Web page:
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« Last post by StanD on April 08, 2014, 04:50:25 PM »
A while back I "discovered" stepper motors, when my eBay package with 2 little 28BYJ-48 steppers and 2 ULN2003 drivers arrived. Given a total price of less than $8 shipped, I figured there is not much to loose. I have to say that I am quite impressed with the result. Steppers, even cheap ones like these, seem to be great for small robot projects where you want some more accuracy in performance, but do not want to implement a complex closed loop systems with wheel encoders, accelerometers and gyros. Here is a quick video of the result:
I posted more details, wiring diagrams and Arduino code (using the AccelStepper library) on my blog:http://42bots.com/tutorials/28byj-48-stepper-motor-with-uln2003-driver-and-arduino-uno/
« Last post by vipulan12 on April 08, 2014, 04:24:09 PM »
alright, thanks for the links
« Last post by thandar on April 08, 2014, 11:23:58 AM »
at first thanks for the immediate response.
speed isnt a problem for me, I wouldnt mind to get that torque even at 3rpm or 1rpm as u said. Im looking for bldc cause I wanna have the motor as compact and light as possible. and I wanna keep the voltage low cause Im planning to use batteries to power the robot
« Last post by jwatte on April 08, 2014, 10:22:29 AM »
For equipment as heavy duty as 500 Nm, you will not find "hobby" style stores that carry these.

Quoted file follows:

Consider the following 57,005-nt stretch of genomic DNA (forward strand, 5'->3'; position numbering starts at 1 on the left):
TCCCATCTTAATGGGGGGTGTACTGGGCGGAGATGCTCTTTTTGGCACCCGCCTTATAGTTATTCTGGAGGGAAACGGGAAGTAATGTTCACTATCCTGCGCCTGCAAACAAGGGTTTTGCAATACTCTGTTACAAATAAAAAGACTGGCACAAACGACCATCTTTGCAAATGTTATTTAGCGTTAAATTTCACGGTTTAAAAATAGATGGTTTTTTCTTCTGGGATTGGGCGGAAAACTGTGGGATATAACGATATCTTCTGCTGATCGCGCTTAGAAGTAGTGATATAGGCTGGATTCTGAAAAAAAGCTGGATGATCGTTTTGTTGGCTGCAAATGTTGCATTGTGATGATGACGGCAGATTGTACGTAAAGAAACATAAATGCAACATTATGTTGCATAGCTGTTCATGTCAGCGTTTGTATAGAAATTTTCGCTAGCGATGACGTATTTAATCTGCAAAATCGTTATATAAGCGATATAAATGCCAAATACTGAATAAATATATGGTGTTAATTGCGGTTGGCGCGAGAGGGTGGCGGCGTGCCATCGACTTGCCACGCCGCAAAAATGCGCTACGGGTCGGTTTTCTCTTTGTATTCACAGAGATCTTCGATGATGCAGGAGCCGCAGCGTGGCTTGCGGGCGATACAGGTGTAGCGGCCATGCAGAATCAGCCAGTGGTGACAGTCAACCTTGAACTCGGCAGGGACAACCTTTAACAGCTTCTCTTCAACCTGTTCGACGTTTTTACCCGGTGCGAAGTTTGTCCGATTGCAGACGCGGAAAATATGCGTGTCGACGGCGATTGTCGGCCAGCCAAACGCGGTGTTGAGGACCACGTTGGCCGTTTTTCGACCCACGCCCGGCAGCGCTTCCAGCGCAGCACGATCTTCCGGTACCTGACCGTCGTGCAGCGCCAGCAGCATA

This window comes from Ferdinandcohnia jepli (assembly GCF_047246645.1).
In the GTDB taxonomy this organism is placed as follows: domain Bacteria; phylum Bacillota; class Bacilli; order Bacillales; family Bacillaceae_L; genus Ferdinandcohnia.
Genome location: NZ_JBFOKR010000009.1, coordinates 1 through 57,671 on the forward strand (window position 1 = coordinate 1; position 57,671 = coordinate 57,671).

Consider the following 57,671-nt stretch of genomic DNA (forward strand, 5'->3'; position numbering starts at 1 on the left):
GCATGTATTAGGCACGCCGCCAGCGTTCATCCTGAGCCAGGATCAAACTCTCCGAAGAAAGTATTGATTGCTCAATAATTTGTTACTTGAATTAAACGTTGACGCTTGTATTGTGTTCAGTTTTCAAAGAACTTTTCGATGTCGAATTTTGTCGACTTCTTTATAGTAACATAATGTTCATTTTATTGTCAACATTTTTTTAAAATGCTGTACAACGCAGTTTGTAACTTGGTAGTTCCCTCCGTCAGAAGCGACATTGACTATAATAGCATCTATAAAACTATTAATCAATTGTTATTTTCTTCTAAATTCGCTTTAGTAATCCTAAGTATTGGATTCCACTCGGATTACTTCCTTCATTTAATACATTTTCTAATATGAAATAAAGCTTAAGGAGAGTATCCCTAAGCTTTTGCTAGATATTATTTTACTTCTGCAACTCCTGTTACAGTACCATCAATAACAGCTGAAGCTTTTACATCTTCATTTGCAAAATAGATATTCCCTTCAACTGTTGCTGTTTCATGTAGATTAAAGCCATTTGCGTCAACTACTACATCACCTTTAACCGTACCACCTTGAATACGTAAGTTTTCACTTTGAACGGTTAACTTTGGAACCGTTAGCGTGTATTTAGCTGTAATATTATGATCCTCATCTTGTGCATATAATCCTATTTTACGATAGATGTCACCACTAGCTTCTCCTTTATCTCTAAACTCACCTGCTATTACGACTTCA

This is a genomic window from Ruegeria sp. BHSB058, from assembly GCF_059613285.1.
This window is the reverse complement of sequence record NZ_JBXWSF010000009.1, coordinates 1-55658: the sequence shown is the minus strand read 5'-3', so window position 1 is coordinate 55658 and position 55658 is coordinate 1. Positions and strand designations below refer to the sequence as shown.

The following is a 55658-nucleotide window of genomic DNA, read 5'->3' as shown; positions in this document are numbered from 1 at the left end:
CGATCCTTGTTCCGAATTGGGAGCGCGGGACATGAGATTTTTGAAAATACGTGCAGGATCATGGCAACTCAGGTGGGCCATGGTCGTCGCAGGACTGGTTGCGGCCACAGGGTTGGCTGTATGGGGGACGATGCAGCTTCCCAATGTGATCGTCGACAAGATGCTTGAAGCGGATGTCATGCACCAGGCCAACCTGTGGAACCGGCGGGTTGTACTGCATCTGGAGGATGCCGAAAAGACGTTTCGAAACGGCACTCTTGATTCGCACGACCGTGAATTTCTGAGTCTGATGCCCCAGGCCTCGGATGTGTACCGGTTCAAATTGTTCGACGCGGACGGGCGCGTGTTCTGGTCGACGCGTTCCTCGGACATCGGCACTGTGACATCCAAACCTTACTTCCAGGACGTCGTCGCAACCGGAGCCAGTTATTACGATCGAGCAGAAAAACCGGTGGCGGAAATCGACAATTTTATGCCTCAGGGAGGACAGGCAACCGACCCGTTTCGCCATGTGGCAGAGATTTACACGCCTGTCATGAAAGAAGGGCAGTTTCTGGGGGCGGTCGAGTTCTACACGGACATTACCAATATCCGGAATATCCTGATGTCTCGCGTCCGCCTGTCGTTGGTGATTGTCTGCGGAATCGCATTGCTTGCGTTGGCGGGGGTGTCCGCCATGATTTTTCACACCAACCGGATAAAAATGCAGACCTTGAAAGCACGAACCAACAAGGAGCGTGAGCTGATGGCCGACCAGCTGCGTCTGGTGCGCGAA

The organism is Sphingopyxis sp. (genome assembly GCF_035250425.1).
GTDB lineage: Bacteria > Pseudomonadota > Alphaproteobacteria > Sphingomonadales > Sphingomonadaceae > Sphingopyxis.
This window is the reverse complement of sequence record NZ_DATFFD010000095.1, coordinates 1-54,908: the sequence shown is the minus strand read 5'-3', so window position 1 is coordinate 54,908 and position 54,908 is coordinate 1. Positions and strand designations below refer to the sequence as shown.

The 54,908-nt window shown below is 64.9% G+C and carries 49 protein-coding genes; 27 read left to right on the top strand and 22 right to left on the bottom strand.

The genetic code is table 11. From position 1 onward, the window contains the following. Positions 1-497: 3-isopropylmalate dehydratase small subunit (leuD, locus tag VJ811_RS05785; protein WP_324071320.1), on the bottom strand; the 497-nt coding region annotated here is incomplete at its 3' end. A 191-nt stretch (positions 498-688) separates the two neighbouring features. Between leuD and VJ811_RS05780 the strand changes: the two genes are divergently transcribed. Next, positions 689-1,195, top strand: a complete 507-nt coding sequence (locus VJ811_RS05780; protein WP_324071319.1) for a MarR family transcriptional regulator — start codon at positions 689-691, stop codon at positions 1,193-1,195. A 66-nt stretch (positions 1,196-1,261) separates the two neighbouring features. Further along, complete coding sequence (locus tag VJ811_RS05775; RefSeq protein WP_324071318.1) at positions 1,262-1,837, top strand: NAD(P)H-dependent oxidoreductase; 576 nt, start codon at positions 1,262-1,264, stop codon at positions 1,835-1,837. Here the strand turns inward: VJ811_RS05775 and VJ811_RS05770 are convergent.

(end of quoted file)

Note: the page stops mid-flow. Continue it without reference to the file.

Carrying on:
You will have to look at industrial supply companies that specialize in motion control.
Also, for that level of torque, you may need to look at AC induction motors, as permanent magnet based motors may not be available that can achieve that.
How fast do you need the shaft to spin at? Achieving 500 Nm at 1 rpm is going to be a lot simpler than achieving 500 Nm at 100 rpm!
It may be that the power you need requires you to go to electric vehicle type motors. These typically require drive voltages higher than 24V -- the Nissan Leaf runs at 400V, and has 280 Nm of torque. But, again, what speed you need is an important factor.
Places that sell this kind of equipment can be found on Google -- just look for "motion control."
Expect to spend many thousand dollars for the motor, and as much more for the control/inverter circuitry.
« Last post by thandar on April 08, 2014, 09:39:11 AM »
Im designing a robotic arm and looking to combine a 12V or 24V bldc motor with a suitable gearbox in order to give me torque up to 500Nm. Do u think thats posible? if so can u suggest any particular geared motor?
I dont know if it is allowed in this forum but can u also suggest me some online shops for motoros and gearboxes? thanks in advance
« Last post by venturemfg on April 08, 2014, 01:19:07 AM »
The configuration sounds good. This might will able to handle a heavy loads. Can you please share about how stepper motor is integrated?
« Last post by jwatte on April 07, 2014, 03:13:30 PM »
Actually, I realize that I didn't properly answer the question: You said "without using a microcontroller."
No, you cannot control a motor controller directly from a PS/2 controller without using a microcontroller in the middle. You need a microcontroller to read the SPI data from the PS/2 controller, and write proper control signals to the motor controllers.
The closest you may be able to come would be to use a motor controller with built-in microcontroller, like the Orangutan from Pololu. But you're probably better off just using a motor controller (or motor shield) and an Arduino Uno.
« Last post by PTD on April 07, 2014, 12:55:35 PM »
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« Last post by ServoCity on April 07, 2014, 10:22:50 AM »
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« Last post by venturemfg on April 07, 2014, 12:45:59 AM »
You need to add/modify some configuration files. The link sent by jwatte can be helpful for you. Also check out for different conf files for the controllers.
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